Watch for direct messages from prospective clients. Don’t rely on a platform to email you. Check in daily so you can respond to invitations or instructions from people you want to do business with.

One of the things clients worry about most is a ghostwriter disappearing with their money. If you accept a project, keep communicating with your customer so they’re never unaware of what’s happening with their deliverables.

If you’re going to be late, let them know. If you have a question, ask. When you deliver the content, you might even want to wow them with the concept of overdelivering. If they asked for 15 articles, deliver 17.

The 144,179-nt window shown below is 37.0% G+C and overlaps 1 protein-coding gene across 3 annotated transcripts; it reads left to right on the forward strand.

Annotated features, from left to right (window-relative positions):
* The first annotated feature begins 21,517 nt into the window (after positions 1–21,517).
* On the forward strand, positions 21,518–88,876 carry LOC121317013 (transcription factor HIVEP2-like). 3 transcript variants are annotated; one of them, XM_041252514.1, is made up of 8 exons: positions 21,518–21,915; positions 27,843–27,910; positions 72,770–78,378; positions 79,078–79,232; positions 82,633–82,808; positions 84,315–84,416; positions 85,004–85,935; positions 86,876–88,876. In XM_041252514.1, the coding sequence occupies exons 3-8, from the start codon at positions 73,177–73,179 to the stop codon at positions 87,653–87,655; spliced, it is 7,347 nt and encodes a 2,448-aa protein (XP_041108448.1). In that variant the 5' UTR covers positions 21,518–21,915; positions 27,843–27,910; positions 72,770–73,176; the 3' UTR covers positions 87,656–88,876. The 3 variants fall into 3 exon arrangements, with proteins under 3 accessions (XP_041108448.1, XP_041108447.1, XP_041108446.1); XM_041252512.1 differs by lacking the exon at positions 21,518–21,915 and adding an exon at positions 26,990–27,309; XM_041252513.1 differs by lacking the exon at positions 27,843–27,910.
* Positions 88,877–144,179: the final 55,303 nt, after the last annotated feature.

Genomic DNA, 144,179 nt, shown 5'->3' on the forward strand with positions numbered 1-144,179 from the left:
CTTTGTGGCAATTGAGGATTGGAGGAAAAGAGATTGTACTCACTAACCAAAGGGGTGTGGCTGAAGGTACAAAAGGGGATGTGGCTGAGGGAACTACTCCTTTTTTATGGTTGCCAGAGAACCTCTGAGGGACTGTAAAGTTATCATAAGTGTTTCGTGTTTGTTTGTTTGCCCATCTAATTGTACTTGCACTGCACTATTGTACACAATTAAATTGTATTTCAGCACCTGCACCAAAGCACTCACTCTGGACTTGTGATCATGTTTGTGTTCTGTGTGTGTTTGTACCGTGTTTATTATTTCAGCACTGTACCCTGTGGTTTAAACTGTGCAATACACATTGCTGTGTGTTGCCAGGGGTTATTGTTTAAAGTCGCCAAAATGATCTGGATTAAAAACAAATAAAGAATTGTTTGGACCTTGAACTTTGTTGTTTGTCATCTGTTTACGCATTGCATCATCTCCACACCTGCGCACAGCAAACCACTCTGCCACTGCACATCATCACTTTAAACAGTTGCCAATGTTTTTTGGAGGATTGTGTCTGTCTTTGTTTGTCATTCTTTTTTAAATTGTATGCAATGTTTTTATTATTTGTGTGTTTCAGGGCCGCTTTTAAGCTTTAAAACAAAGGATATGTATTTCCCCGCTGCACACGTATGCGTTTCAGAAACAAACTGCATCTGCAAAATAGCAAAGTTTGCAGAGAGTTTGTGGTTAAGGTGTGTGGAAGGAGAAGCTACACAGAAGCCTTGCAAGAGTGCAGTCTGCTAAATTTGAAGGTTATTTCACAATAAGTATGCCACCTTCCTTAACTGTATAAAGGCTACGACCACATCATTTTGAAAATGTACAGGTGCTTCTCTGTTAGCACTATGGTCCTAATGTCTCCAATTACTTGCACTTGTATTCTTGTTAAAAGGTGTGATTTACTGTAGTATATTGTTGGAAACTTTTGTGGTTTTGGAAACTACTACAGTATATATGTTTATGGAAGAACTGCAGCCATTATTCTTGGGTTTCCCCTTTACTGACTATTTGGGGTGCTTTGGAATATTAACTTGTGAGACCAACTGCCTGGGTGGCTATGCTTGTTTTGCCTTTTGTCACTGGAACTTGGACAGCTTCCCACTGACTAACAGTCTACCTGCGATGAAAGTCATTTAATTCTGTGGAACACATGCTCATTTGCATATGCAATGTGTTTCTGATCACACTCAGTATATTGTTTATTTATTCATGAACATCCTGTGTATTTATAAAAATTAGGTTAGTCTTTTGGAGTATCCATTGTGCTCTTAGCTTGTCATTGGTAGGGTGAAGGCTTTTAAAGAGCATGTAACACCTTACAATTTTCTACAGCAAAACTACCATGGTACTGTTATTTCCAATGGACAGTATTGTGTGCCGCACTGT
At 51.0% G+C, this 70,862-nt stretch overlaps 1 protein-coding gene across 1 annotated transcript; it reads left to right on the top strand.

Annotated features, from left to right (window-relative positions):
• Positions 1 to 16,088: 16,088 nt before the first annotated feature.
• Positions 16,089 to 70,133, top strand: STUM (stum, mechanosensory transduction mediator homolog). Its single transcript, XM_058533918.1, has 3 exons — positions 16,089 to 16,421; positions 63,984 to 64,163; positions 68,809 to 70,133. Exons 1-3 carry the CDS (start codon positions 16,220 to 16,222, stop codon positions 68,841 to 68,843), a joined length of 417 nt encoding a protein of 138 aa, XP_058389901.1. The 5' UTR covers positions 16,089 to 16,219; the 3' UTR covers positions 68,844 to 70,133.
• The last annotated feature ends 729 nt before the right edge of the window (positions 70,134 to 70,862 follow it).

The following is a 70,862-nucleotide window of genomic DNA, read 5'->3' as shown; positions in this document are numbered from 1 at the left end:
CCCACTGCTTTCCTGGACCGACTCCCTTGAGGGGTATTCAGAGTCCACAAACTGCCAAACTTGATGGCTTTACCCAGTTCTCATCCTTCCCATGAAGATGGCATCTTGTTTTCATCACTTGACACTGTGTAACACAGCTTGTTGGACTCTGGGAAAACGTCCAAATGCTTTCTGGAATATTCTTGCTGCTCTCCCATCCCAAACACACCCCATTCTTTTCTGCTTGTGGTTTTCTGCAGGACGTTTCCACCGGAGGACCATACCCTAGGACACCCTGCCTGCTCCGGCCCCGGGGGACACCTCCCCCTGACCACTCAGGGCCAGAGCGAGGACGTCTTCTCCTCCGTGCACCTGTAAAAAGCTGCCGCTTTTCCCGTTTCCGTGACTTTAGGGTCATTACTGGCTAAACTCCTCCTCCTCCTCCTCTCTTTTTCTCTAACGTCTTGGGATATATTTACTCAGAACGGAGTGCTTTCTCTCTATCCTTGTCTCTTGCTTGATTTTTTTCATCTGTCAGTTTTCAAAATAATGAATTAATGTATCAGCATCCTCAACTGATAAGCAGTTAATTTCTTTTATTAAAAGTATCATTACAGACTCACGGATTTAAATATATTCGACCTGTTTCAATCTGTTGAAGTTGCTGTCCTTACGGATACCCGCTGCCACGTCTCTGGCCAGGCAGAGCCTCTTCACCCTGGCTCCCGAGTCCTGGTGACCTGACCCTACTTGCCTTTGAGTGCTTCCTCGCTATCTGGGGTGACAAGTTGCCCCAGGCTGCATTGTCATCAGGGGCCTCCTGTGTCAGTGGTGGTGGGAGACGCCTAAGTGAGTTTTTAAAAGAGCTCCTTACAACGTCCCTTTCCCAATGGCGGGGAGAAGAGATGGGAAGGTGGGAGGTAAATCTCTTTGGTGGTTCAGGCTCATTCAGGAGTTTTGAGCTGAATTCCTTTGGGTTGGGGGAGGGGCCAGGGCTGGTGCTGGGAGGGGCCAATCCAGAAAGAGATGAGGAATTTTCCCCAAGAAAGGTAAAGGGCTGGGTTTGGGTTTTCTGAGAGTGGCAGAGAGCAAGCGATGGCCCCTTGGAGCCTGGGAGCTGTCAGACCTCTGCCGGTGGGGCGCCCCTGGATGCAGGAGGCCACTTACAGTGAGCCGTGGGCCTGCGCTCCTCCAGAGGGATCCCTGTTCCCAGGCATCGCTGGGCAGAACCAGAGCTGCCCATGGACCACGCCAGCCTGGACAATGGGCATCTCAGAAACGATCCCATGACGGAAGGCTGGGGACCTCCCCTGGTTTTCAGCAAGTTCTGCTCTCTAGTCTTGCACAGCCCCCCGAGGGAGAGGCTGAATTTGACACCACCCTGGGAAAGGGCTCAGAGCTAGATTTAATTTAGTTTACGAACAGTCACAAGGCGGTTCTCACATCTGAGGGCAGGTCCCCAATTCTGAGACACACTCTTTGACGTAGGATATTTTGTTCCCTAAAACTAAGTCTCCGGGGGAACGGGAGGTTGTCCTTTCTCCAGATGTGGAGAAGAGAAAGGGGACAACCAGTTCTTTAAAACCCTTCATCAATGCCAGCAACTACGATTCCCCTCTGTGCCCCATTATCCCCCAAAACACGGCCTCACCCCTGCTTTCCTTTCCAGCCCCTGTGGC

Just those two extra freebies can go a long way in helping you succeed. Not only will they leave a glowing review on the platform you’re using, but they’ll hire you repeatedly – and tell their friends about you, too! Word of mouth is a powerful moneymaker in the world of Internet marketing.

Increasing Your Earnings as a Ghostwriter

As you start amassing a client base, you’re going to get to know their needs very well. In your spare time, you might want to begin creating products or packages that increase your earnings.

One way you can do this is to offer a variety of package deals. For example, you might offer 52 articles and a 5-page lead magnet. This allow them to queue up one email article per week to their subscribers who opted in using your lead magnet.

You might also offer a full package that comes with an eBook, sales letter, lead magnet, email autoresponders, blog posts, and social networking content. Or, you might offer eCovers, infographics, a slide presentation, or other elements to help increase your earnings.